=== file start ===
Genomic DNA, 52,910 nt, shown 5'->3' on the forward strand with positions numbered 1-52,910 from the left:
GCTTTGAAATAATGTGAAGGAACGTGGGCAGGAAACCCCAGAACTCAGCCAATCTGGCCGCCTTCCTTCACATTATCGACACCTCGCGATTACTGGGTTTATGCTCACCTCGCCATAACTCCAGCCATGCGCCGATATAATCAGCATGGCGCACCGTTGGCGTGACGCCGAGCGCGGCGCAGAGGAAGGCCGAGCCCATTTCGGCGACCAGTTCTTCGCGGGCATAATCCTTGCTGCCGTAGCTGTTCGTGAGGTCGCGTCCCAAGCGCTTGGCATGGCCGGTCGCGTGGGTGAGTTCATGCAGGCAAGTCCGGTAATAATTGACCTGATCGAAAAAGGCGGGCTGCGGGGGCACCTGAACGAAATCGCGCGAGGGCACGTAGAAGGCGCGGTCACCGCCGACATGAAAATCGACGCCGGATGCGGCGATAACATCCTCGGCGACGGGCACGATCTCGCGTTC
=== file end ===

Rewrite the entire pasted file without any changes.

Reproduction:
Genomic DNA, 52,910 nt, shown 5'->3' on the forward strand with positions numbered 1-52,910 from the left:
GCTTTGAAATAATGTGAAGGAACGTGGGCAGGAAACCCCAGAACTCAGCCAATCTGGCCGCCTTCCTTCACATTATCGACACCTCGCGATTACTGGGTTTATGCTCACCTCGCCATAACTCCAGCCATGCGCCGATATAATCAGCATGGCGCACCGTTGGCGTGACGCCGAGCGCGGCGCAGAGGAAGGCCGAGCCCATTTCGGCGACCAGTTCTTCGCGGGCATAATCCTTGCTGCCGTAGCTGTTCGTGAGGTCGCGTCCCAAGCGCTTGGCATGGCCGGTCGCGTGGGTGAGTTCATGCAGGCAAGTCCGGTAATAATTGACCTGATCGAAAAAGGCGGGCTGCGGGGGCACCTGAACGAAATCGCGCGAGGGCACGTAGAAGGCGCGGTCACCGCCGACATGAAAATCGACGCCGGATGCGGCGATAACATCCTCGGCGACGGGCACGATCTCGCGTTC